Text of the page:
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WEBB v. GOLDSTEIN
September 29, 2000
JAMES WEBB, PLAINTIFF,
DONNA GOLDSTEIN, JULIE L. SCHWARTZ, RHONNIE JAUS, ANTHEA H. BRUFFEE, VICTOR BARALL, CHARLES J. HYNES, SALLY B. JOHNSON, ANNA GIBBS, JAMES RAYMOND AVELLINI, JAMES MACK, WILLIAM MCCARTNEY, JOHN DOE, JANE DOE, AND JOHN DOE, AND OTHER PRESENTLY UNNAMED ASSISTANT DISTRICT ATTORNEYS, NEW YORK STATE DEPARTMENT OF CORRECTION EMPLOYEES, PAROLE OFFICIALS, AND MEDICAL STAFF AT THE SULLIVAN CORRECTIONAL FACILITY ALL INDIVIDUALLY AND IN THEIR OFFICIAL CAPACITIES, DEFENDANTS.
The opinion of the court was delivered by: Raggi, District Judge.
Plaintiff James Webb is a New York State prisoner who is
serving concurrent terms of twenty-five years to life as a
result of his 1997 conviction on multiple counts of rape,
sodomy, arson, and robbery. See Certificate of Disposition in
People v. Webb. Ind. No. 15200-95, attached as Exh. B to City
Def. Motion to Dismiss. Webb now sues Kings County District
Attorney Charles J. Hynes; Assistant District Attorneys Julie
Schwartz, Rhonnie Jaus, Anthea Bruffee, and Victor Barall;
District Attorney's Office paralegal Donna Goldstein; Orleans
Correctional Facility ("Orleans") Superintendent Sally Johnson;
Orleans staff clerk Anna Gibbs; New York State Parole Officers
James Mack and William McCartney; Dr. James Raymond Avellini; as
well as various unnamed assistant district attorneys and parole
officers pursuant to 42 U.S.C. § 1983 (1994 & Supp. 2000) for
violations of his federal constitutional rights in connection
with the investigation and prosecution of his criminal case.
Webb claims that defendants' misconduct also violated rights
protected by unspecified sections of the constitution and laws
of New York State. Finally, Webb sues unnamed members of the
medical staff at the Sullivan Correctional Facility
("Sullivan"), where he is presently housed, for denying him
adequate medical treatment, thereby violating rights protected
both by § 1983 and state law. He seeks total monetary damages of
one billion dollars.
Motions to dismiss have been filed on behalf of the parole
officers, prison officials, members of the district attorney's
office, and Dr. Avellini. Having carefully reviewed the parties'
papers in support of and opposition to these motions, the court
concludes that plaintiffs § 1983 claims against these defendants
must be dismissed because they either are premature, fail to
state a claim, or are barred by the principle of qualified
immunity. Although no motion is made on behalf of the medical
staff at Sullivan, this court finds that any federal claims
against them for inadequate medical treatment are not properly
venued in this district. See 28 U.S.C. § 1391(b) (1994 & Supp.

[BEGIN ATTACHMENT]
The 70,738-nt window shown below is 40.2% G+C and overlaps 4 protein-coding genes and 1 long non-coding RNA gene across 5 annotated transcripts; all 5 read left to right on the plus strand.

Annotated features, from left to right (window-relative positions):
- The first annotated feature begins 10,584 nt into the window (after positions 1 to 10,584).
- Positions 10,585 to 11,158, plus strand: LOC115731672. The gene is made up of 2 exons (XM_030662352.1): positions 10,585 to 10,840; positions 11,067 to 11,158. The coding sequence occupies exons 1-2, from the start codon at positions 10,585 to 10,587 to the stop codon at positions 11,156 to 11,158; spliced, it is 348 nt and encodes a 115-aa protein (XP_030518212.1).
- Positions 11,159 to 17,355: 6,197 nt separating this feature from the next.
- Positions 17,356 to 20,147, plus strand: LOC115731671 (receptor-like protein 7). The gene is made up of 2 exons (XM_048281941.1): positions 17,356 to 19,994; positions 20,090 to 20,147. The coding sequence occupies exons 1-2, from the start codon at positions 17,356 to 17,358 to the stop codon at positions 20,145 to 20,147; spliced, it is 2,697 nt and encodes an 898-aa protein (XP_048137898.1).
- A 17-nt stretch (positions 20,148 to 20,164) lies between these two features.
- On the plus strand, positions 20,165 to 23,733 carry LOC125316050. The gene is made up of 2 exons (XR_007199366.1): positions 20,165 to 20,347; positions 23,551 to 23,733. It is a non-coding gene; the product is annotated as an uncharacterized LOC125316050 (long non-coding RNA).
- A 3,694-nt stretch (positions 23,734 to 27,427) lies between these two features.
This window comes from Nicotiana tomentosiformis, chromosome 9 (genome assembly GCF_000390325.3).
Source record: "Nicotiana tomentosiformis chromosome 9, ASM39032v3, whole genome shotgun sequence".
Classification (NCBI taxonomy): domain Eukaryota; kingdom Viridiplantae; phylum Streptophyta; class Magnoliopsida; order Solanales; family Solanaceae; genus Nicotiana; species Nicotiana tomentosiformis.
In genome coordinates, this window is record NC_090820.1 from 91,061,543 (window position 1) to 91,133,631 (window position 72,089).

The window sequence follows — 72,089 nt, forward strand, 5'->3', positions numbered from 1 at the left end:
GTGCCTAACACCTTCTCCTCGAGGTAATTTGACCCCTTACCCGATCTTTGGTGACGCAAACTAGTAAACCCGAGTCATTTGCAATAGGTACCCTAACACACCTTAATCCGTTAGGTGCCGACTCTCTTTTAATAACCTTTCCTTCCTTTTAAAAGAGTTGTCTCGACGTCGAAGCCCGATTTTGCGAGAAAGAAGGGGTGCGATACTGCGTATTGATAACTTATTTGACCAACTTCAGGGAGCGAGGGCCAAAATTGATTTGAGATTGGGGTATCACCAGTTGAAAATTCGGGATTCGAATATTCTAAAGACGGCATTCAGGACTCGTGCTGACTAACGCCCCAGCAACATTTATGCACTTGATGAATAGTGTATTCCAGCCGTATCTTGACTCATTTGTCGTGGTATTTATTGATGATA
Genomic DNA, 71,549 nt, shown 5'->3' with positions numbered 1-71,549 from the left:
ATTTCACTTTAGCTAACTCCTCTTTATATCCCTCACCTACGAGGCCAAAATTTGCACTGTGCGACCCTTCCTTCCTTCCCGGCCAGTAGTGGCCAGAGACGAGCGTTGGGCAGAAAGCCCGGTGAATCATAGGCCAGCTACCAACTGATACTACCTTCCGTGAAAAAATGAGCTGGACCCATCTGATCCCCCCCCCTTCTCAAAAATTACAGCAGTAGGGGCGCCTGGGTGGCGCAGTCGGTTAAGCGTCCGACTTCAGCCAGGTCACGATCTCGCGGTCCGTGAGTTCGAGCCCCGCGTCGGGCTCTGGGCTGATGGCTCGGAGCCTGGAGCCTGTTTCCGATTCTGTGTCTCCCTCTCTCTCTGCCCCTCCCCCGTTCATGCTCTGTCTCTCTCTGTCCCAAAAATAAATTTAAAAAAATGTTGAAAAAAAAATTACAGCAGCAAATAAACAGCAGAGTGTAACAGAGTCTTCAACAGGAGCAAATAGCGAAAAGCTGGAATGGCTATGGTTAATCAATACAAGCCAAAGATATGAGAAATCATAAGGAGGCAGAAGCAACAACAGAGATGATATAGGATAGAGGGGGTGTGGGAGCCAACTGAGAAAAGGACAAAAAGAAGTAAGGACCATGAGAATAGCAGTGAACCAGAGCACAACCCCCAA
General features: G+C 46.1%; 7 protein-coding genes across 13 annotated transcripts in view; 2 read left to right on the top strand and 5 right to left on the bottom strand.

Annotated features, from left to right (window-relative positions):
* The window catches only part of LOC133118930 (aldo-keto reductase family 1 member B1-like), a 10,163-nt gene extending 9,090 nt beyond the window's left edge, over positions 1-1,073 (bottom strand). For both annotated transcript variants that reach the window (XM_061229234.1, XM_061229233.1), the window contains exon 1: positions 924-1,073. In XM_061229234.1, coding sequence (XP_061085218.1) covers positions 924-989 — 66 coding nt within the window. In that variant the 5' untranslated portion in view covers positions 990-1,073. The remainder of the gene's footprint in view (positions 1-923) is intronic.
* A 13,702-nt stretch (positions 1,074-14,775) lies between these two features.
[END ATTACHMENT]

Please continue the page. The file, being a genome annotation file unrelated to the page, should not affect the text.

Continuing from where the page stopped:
2000). The court directs the Clerk of the Court to transfer
these claims to the Southern District of New York, where they
could properly have been brought. See 28 U.S.C. § 1406
(1994).*fn1 With no federal claim remaining in this district
against any party, the court declines to exercise supplemental
jurisdiction over plaintiffs state law claims against the parole
officers, prison officials, district attorney's staff, or Dr.
Avellini. See United Mine Workers v. Gibbs, 383 U.S. 715, 86
S.Ct. 1130, 16 L.Ed.2d 218 (1966). The
Clerk is directed to transfer these state law claims to the New
York Supreme Court for Kings County.
In December 1995, plaintiff James Webb was a state parolee
being supervised in Brooklyn by defendant Officers James Mack
and William McCartney.*fn2 At about this time, New York City
police were investigating a serial rape case. Officers Mack and
McCartney concluded that Webb had certain distinctive physical
characteristics that matched those of the rape suspect and so
notified the authorities, providing them with copies of
plaintiffs prison medical records. On December 6, 1995, New York
City police arrested Webb and charged him with numerous
Webb asserts that DNA tests eventually cleared him of one of
the rapes. Nevertheless, he insists that the defendant assistant
district attorneys, acting under the direction of defendant
District Attorney Hynes, conspired to fabricate evidence against
him on the remaining charges or withheld evidence material to
Webb further complains that Officers Mack and McCartney
improperly provided law enforcement officials with copies of
plaintiff's medical records from his earlier incarceration at
Orleans. Thereafter, prosecutors arranged for defendant Donna
Goldstein to subpoena plaintiffs original prison medical
records. In response to the subpoena, Superintendent Sally B.
Johnson directed a prison clerk, defendant Anna Gibbs, to locate
Webb's records and transmit them to the prosecutors.